Java — The tech community recently celebrated the 20th anniversary of Java. It's one of the most widely adopted programming languages, used by some 9 million developers and running on 7 billion devices worldwide. It's also the programming language used to develop all native Android apps.
Java's popularity with developers is due to the fact that the language is grounded in readability and simplicity. Java has staying power since it has long-term compatibility, which ensures that applications will work now and into the future. It's not going anywhere anytime soon and is used to power company websites such as LinkedIn.com, Netflix.com, and Amazon.com.
C# — Dating from 2000, C# (pronounced C-sharp) is a relatively new programming language designed by Microsoft for a wide range of enterprise applications that run on the .NET (pronounced "dot net") Framework. An evolution of C and C++, the C# language is a simple, modern, object-oriented language.
C++ — C++ (pronounced C-plus-plus) is a general purpose object-oriented programming language based on the earlier "C' language. Developed by Bjarne Stroustrup at Bell Labs, C++ was first released in 1983.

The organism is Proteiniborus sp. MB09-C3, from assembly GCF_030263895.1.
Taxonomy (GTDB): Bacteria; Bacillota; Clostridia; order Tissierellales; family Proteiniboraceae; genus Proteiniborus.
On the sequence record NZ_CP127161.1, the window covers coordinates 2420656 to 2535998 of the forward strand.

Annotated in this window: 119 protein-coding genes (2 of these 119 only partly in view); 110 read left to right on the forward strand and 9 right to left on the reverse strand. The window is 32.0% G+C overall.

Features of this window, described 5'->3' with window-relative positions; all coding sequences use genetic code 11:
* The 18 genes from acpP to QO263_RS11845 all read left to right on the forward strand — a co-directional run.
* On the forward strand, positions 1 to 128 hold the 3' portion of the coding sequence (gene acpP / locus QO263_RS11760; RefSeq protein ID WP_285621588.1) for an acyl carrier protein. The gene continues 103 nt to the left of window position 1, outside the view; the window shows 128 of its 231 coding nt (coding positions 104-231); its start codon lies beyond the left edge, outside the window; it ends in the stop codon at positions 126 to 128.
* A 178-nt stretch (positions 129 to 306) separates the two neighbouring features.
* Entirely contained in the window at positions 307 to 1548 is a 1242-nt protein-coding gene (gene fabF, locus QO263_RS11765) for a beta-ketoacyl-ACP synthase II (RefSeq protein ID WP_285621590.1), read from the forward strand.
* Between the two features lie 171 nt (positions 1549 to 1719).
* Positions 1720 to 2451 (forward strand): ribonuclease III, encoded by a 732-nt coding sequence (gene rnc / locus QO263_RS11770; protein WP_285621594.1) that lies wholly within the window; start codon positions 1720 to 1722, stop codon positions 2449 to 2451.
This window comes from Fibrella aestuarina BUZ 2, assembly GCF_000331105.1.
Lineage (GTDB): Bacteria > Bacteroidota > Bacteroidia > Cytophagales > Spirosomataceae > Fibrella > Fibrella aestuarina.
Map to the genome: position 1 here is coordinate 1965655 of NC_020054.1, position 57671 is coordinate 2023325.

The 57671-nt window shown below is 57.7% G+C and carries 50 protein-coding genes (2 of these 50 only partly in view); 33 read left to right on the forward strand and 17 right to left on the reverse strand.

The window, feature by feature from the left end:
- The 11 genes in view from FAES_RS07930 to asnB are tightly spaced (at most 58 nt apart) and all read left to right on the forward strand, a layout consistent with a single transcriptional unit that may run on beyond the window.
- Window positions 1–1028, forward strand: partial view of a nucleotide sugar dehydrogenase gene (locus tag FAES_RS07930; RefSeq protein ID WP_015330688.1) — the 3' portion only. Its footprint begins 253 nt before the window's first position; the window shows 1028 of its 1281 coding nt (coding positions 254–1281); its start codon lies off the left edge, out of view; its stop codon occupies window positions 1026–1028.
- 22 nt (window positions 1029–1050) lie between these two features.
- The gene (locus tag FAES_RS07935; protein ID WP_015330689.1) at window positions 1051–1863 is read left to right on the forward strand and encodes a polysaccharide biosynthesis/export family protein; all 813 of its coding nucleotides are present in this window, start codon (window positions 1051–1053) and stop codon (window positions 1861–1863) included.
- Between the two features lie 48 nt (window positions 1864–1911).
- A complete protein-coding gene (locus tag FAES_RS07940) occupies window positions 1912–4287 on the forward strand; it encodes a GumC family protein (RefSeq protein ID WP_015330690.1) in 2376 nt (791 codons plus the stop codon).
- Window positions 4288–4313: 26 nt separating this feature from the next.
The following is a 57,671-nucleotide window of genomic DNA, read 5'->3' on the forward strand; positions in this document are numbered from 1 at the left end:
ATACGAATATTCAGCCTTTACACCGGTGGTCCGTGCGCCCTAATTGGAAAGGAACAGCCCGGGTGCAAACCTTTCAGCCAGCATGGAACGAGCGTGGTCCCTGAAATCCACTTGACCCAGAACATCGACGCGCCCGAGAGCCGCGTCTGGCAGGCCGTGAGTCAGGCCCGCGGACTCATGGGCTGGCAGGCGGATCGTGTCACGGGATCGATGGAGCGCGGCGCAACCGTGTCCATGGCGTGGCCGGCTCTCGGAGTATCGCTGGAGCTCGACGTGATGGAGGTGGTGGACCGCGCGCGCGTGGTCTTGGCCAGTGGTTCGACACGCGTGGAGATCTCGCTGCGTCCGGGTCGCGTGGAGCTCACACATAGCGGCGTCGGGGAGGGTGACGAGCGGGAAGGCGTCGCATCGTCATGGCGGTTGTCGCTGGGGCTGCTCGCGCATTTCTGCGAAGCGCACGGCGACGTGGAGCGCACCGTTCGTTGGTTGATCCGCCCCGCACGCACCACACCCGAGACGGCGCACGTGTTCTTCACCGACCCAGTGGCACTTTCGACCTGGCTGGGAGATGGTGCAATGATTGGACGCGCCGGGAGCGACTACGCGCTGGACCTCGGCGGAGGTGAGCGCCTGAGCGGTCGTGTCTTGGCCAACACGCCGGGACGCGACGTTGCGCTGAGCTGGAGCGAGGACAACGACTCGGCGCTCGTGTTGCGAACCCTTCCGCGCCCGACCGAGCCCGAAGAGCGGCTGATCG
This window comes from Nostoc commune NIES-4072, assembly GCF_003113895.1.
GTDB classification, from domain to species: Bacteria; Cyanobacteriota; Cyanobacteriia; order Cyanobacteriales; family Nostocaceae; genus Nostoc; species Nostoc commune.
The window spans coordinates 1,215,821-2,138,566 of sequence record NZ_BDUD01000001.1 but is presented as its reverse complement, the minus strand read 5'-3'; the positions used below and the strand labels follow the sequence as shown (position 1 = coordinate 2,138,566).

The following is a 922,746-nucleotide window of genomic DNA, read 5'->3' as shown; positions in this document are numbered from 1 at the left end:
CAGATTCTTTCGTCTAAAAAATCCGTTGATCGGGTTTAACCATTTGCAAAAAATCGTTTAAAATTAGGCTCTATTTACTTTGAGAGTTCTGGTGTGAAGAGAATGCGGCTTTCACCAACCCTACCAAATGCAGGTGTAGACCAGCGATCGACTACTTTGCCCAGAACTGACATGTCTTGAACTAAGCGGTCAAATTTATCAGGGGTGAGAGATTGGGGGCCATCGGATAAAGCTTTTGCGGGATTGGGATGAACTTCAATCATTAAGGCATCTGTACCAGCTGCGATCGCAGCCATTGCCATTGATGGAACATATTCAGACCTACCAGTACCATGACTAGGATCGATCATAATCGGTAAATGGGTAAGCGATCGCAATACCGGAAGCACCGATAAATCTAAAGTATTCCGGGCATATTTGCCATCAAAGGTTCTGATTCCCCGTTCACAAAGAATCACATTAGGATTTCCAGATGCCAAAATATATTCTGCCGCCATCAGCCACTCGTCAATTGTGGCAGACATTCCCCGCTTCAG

Python — Python is a general purpose programming language that is simple and incredibly readable since it closely resembles the English language. It's a great language for beginners and all the way up to seasoned professionals. Python recently bumped Java as the language of choice in introductory programming courses for most college computer science departments. PBS, NASA, and Reddit use Python for their websites.
PHP — PHP was created by Danish-Canadian programmer Rasmus Lerdorf in 1994. Today, PHP (Hypertext Pre-Processor) is a scripting language, running on the server, which can be used to create web pages written in HTML. PHP tends to be a popular language since it's easy to use by new programmers but also offers advanced features for more experienced programmers.